Thursday, November 17, 2011

On to Attempt #2

So I am hesitant to even post tonight because I am just not confident about this yet, but that is kinda missing the point of why I started this blog. I wanted to show the process of painting and learning and figuring things out but it certainly feels a little like being naked in a public place. Or at least what I imagine that would feel like, because I never have been, except perhaps in the occasional nightmare. Anyway, so here's me not hiding with what I was working on tonight:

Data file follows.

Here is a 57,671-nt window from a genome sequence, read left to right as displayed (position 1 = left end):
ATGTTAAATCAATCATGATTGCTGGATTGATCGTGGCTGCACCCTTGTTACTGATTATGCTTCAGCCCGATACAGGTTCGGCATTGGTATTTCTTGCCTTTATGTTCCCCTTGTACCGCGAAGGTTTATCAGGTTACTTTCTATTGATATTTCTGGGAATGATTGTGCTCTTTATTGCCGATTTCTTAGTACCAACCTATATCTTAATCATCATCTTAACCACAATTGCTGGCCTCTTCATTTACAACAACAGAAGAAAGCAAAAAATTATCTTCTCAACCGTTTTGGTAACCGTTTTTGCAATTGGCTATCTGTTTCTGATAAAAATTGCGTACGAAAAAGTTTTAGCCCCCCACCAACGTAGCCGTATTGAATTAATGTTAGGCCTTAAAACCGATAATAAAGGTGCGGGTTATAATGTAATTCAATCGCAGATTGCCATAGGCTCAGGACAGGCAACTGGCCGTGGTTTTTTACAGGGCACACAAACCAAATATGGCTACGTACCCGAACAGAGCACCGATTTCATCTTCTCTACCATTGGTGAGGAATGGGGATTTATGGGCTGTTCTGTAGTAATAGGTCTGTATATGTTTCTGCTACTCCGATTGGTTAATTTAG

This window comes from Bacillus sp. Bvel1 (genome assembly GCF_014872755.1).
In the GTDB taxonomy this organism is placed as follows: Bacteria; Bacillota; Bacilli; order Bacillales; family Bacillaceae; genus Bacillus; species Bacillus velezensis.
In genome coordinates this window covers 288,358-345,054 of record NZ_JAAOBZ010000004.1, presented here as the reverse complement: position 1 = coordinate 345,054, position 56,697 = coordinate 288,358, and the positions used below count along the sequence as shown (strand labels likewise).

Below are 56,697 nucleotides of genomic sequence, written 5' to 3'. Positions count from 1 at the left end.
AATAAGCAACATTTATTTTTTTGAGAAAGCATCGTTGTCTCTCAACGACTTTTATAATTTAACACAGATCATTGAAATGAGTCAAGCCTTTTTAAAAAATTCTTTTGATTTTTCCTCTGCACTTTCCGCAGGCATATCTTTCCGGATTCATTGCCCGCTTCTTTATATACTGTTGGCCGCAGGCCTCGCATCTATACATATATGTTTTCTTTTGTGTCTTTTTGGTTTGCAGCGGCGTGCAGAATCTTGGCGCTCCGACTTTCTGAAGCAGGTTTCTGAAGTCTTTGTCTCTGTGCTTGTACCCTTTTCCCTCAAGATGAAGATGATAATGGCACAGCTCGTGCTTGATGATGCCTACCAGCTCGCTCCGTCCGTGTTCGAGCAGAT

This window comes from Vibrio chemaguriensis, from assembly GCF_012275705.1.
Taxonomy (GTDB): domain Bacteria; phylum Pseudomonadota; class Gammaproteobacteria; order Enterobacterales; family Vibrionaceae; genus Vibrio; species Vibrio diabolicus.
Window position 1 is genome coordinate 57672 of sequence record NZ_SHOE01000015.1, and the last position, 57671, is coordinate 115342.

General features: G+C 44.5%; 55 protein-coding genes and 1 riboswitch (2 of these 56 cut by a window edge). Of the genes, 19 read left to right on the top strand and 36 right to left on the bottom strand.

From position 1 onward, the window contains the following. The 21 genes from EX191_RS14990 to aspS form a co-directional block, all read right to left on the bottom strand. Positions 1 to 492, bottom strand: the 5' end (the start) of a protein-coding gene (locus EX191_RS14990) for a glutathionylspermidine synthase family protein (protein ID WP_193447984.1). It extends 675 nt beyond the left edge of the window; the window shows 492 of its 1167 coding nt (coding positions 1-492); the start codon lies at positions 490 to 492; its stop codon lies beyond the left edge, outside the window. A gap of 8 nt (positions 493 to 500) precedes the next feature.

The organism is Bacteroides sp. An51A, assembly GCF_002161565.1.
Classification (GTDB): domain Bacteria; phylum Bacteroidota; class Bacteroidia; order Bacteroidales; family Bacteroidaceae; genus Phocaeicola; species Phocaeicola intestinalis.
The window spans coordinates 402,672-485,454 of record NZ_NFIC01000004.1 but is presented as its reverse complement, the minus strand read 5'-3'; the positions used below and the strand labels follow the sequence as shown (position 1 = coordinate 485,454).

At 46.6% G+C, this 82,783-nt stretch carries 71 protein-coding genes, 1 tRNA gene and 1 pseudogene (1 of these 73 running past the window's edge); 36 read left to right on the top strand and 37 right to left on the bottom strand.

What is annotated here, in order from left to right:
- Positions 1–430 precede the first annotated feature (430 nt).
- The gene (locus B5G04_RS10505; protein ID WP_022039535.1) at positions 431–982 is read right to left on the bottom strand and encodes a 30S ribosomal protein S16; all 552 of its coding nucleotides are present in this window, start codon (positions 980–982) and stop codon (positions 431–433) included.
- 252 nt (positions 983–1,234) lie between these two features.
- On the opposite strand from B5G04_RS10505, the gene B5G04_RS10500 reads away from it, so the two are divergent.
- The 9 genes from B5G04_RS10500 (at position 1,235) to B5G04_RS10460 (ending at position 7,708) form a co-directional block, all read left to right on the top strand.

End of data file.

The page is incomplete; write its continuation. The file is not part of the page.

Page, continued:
The one above is what I started on after being very unsatisfied with what I had going below. I think the proportions of her body and arm are much better. It also feels softer. A little more like perfect baby skin that is so soft and smells so good. A slightly concerning thing is that the two don't look like the same baby at all, despite being painted from the same photo. Granted, getting to the darker hair and finishing the lips and all will probably help, but I just really hope it looks like her. You just can't always tell from a photo. Like this one time, I painted this temple that my roommate was getting married in as her present, and when I met her there to give it to her, realized that the roof was slate gray, not brown like it had looked in the photo and thus, like I had painted it. Whoops. A face is so much easier to mess up, and if I can do that to a whole building ... but enough of that defeatist attitude. I think it's going better and am rather loathe to put down my brush and go to bed while it's working, but alas, moms don't get to sleep in so I better sleep now!